ELL reporters: our festive season highs and lows

Pic: Tomas Jivanda

Eastlondonlines reporters recount their memorable moments from the festive period: 

A cloud descends. Christmas cracker hats perched limply on our heads, we sit around the table, desperately thinking of something to say. The annual post-Christmas-dinner argument has just wrapped up and we are all trying to deal with the aftermath.

At one end of the table, my aunt’s face is a dangerous shade of beetroot as she fiddles irritably with her watch. In the other corner, my brother-in-law huffily pretends to write a message on his phone.

Nobody can remember how the topic of positive discrimination in the workplace came up. Who introduces that to the conversation, anyway?

Christmas is the one time of the year when it’s acceptable, nay expected, to slip your brain into neutral, get a little tipsy and fall asleep in front of the TV. Debate of any kind is un-Christmassy behaviour, unless it centres on who’s getting the last slice of pudding.

Regardless of our individual views on the best way to redress the deep-seated gender imbalance at the heart of society, we are united in formulating a way out of this thought-provoking nightmare.

My mother attempts a cracker joke. Tumbleweed. My uncle half-heartedly comments that the evening had set in very early today. Poor effort. It’s time to bring out the big guns.

“Shall I open the Ferrero Rocher?” I venture. My aunt’s complexion returns to a comfortable ruddy. My brother-in-law pretends to send the imaginary message and puts down his phone. “Lovely, I’ll put on the tea,” says my sister, standing up from the table as pockets of conversation begin to re-bloom.

Christmas is saved, our minds happily unchallenged again beneath suddenly more colourful paper crowns.

The best way to spend New Years Eve is in bed, alone and asleep; everything else is just anti-climax.

Everyone knows that NYE is like an advert for Lynx deodorant, full of promises of the impossible. A new year, a new beginning, a new you.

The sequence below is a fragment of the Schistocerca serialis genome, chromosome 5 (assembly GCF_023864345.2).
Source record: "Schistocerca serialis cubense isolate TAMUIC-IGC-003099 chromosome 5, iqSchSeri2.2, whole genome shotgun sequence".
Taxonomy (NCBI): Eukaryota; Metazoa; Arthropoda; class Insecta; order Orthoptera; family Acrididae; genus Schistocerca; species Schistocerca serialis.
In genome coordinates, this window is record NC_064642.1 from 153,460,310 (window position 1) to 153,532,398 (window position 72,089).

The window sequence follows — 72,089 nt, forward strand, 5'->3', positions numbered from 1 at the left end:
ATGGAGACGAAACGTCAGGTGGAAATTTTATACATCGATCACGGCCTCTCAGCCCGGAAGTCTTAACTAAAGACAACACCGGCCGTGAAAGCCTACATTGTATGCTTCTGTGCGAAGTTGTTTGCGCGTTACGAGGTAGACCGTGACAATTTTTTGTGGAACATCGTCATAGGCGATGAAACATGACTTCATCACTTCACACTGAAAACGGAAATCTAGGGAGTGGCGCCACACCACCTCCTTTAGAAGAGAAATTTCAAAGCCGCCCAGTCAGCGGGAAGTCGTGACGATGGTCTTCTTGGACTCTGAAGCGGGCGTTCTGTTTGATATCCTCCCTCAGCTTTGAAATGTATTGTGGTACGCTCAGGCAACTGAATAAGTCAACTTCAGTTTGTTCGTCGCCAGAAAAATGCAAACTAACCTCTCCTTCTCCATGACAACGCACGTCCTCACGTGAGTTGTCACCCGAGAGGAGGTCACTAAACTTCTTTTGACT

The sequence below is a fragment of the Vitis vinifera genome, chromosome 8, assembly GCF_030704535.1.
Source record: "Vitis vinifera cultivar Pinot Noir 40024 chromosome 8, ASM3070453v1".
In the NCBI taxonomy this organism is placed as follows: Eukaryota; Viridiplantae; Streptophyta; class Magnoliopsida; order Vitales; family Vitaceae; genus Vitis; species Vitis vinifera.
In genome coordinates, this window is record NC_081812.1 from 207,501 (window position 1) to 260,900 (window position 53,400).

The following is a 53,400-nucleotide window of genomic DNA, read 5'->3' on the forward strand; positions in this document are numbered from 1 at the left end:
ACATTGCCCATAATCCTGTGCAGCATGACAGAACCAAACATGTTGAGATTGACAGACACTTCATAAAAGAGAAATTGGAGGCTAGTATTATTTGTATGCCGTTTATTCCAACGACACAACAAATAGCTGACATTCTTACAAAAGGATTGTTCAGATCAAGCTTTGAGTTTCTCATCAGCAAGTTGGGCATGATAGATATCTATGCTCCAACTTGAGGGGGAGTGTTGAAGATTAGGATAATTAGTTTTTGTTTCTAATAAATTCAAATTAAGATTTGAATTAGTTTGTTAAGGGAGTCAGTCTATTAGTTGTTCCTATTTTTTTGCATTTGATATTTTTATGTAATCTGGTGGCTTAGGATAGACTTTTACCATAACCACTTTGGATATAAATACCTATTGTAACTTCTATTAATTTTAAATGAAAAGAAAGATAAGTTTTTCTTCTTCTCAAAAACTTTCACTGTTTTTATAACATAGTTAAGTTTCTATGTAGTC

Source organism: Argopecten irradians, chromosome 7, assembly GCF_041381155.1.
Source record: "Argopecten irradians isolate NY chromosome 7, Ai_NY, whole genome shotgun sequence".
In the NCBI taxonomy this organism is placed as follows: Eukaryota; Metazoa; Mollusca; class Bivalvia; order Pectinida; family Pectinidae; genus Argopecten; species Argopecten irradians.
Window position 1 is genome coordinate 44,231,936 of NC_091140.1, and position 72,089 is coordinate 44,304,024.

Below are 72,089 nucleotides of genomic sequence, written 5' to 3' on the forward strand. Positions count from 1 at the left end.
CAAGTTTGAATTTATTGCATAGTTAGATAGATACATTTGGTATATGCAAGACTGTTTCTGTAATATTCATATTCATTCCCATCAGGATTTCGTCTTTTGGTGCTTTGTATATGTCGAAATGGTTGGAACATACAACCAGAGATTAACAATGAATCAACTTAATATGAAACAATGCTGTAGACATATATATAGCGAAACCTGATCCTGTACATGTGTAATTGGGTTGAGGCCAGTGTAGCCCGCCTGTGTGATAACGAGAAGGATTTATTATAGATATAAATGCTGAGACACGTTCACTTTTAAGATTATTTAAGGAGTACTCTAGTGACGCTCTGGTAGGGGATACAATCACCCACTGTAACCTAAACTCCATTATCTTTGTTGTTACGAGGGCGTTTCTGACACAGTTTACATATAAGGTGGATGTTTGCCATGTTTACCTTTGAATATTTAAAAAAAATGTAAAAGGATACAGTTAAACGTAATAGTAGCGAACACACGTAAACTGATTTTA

But every Christmas, somewhere between the Morecambe and Wise repeat and the Best of Ronnie Barker show, I let myself get excited by New Year’s Eve. Somehow I get the idea that the best way to shake off Christmas and all its wholesome trimmings is to get blind drunk with some pals while watching a short set of disappointing fireworks.

Moving on to a new calendar suddenly seems like the most significant thing I could possibly do. But not this year.

This year I looked back and realised that all my NYE’s had been anti-climax’s of cataclysmic proportions: At 17 I failed to get served in hundreds of Dublin pubs. At 18, I sat in a dowdy Moroccan hotel trying to avoid the seediest hash-seller in Northern Africa, or as his badge said, “Hotel Manager”. At 19, 20 and 21 I stood at the banks of the Thames for hours feeling cold, damp and increasingly drunk while falling into arguments with an angry (now-ex) girlfriend. Year on year, I failed to learn my lesson.

This time I made a special effort to play it safe and be pre-emptively miserable. At midday I was sitting in a pub with a friend, drinking beer and playing Risk. To keep things calm I played cautiously, barely breaking out of Australia. Drunk people around the table suggested I make a move to take over the board. They wanted excitement, boldness and risk taking but all I could give was cautious self-preserving dice play. We went home long before midnight feeling tired, bored and satisfied.

Back at my block of flats a drunk middle-aged man was pissing out of the building and onto the doorstep. I never saw such a wretched sight; his right arm barely held himself up against the wall while his left arm struggled to hold his trousers off the floor. At this point I learned why paralytic is a metaphor for drunk. He looked disappointed and miserable, he was clearly a man who had planned a great night out.

Feeling smug, we stepped over the pool of urine and went to bed, happy in the knowledge that like a master Risk player, we had conquered the NYE anticlimax.